Monday morning we attended the weekly staff conference, then went into a huddle with “Rich” on the subject of civilian personnel. We lunched back at the transient officers’ hotel in the heart of the shattered city. It was originally one of the newest hotels in Stuttgart and was left in pretty good structural shape, though badly wrecked superficially by fire and concussion. It is now in the process of undergoing a complete remodeling and will eventually be an excellent hostelry, but to-day gives rather sketchy service and accomodations to the traveler. Right after lunch we started for Munich, about 128 miles to the east, through the most interesting country we saw. It was strikingly obvious when we passed from Wuertemberg into Bavaria, for trees appeared in orderly rows beside all of the roads, the architecture changed, and there was a bustle of repair work going on at every destroyed bridge on the Autobahn, where in Wuertemberg the sense of desolation at such points was profound.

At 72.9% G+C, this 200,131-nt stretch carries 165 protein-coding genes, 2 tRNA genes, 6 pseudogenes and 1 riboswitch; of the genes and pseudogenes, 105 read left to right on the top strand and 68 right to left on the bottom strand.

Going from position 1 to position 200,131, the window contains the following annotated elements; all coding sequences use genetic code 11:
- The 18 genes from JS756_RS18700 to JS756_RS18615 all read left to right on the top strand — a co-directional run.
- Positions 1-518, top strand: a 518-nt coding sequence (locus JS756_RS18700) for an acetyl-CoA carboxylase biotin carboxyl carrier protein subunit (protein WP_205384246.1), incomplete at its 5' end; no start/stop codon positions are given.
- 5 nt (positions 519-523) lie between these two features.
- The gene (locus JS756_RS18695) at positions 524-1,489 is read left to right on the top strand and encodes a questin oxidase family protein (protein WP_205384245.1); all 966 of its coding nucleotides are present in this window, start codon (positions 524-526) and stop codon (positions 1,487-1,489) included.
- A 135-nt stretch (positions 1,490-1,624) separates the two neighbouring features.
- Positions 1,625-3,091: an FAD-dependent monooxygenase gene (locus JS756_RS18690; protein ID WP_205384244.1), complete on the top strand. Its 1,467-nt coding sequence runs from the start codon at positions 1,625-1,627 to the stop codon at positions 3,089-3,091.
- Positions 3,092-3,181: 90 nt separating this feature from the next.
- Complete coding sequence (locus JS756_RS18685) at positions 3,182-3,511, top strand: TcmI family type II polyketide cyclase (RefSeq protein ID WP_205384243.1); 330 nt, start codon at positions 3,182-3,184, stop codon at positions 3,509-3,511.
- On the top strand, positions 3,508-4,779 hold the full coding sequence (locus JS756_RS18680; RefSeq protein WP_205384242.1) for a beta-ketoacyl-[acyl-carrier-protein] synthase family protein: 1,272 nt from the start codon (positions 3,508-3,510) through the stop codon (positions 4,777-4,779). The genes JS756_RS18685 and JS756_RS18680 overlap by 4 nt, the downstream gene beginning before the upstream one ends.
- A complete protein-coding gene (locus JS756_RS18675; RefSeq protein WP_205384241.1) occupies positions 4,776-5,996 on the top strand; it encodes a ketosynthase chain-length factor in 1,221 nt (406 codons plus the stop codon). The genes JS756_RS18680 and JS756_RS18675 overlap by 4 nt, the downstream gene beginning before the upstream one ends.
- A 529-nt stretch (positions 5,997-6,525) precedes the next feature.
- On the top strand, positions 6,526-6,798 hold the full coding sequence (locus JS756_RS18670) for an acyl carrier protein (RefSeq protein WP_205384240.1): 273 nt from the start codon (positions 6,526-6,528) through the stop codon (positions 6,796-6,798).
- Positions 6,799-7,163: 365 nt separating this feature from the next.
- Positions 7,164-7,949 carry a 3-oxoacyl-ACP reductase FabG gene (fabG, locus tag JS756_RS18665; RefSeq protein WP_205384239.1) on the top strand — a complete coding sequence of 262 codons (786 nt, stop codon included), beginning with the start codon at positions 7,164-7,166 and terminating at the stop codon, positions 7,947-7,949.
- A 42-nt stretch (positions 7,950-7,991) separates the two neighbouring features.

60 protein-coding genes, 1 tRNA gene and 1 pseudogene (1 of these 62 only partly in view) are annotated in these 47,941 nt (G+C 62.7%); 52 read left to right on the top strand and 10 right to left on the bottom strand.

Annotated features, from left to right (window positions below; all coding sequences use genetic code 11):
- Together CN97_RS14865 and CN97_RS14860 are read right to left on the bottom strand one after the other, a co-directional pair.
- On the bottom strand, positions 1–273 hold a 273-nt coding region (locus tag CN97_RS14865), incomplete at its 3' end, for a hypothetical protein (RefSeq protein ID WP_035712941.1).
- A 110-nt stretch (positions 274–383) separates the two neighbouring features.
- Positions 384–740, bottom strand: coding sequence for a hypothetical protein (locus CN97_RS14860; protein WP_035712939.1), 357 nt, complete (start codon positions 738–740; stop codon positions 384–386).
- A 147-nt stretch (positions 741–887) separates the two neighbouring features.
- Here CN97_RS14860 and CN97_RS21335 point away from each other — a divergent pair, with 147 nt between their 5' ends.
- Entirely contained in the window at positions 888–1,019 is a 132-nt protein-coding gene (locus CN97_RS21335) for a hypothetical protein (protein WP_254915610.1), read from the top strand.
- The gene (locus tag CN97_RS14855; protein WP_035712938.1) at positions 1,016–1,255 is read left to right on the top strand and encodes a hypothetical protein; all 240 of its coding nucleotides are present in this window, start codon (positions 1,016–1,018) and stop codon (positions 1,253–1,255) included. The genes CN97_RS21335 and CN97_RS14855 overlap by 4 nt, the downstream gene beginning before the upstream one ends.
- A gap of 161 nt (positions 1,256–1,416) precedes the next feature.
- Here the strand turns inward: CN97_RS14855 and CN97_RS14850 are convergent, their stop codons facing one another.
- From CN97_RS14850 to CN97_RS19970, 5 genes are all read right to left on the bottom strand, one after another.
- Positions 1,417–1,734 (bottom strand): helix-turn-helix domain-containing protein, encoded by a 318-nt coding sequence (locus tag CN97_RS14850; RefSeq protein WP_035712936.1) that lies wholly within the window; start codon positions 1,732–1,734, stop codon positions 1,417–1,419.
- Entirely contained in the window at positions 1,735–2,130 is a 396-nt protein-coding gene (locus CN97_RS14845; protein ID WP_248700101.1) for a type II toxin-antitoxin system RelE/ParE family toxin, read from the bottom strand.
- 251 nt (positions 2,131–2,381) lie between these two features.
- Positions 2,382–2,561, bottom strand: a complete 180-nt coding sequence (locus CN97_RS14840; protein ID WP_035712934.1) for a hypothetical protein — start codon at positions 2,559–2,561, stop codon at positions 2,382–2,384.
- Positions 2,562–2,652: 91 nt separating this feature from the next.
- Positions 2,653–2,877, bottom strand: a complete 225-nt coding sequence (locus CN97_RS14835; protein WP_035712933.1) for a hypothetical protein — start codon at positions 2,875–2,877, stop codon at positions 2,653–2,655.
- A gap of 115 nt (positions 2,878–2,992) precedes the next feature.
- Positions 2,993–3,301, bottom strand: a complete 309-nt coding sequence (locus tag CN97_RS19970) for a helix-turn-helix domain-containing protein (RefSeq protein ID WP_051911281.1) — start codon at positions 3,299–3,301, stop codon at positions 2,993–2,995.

And in Munich, which, as you know, took an awful shellacking, there was quite a bustle of construction work, repairing such structures as were not beyond reclamation and even some new building. I am not sure whether this typifies the greater industry and resiliency of the Bavarians or whether it is the result of more vigorous leadership by both the Military and civil Governments – possibly a bit of both. Here, in the city of appeasement, we had our first tire trouble, picking up a flat on the right rear wheel right in the shadow of the old Brandenburg Thor, one of the ancient gates of the old city. Our bumper jack refused to work, but the large crowd of spectators which immediately gathered took things in their own hands, literally and figuratively, for about eight huskies picked up the whole jack of the car while another took off the old wheel and replaced it with our spare, the corporal watching the proceedings with anxious speculation for fear they would drop the darned thing and really leave us in a hole. A tip of a couple of packs of cigarettes pleased our human jacks enormously and they sped us on our way in a very pleasant spirit. And here I want to digress for a moment to note the difference between these people and the Berliners, for the south Germans laughed among themselves, the children seemed really happy, none of the population had the pinched look of the Berliners with their frequent sullenness and veiled hostility. Again, this was probably accounted for by several causes. They were better fed, living in a rich agricultural center, and they were under the yoke of Americans, while the Berliner must suffer under the Russian yoke to a large degree. And by nature the south Germans are, I believe, a happier, better adjusted group. — It was late this afternoon and during the evening that we saw, for the only time on the trip, blue sky, the sun and the moon.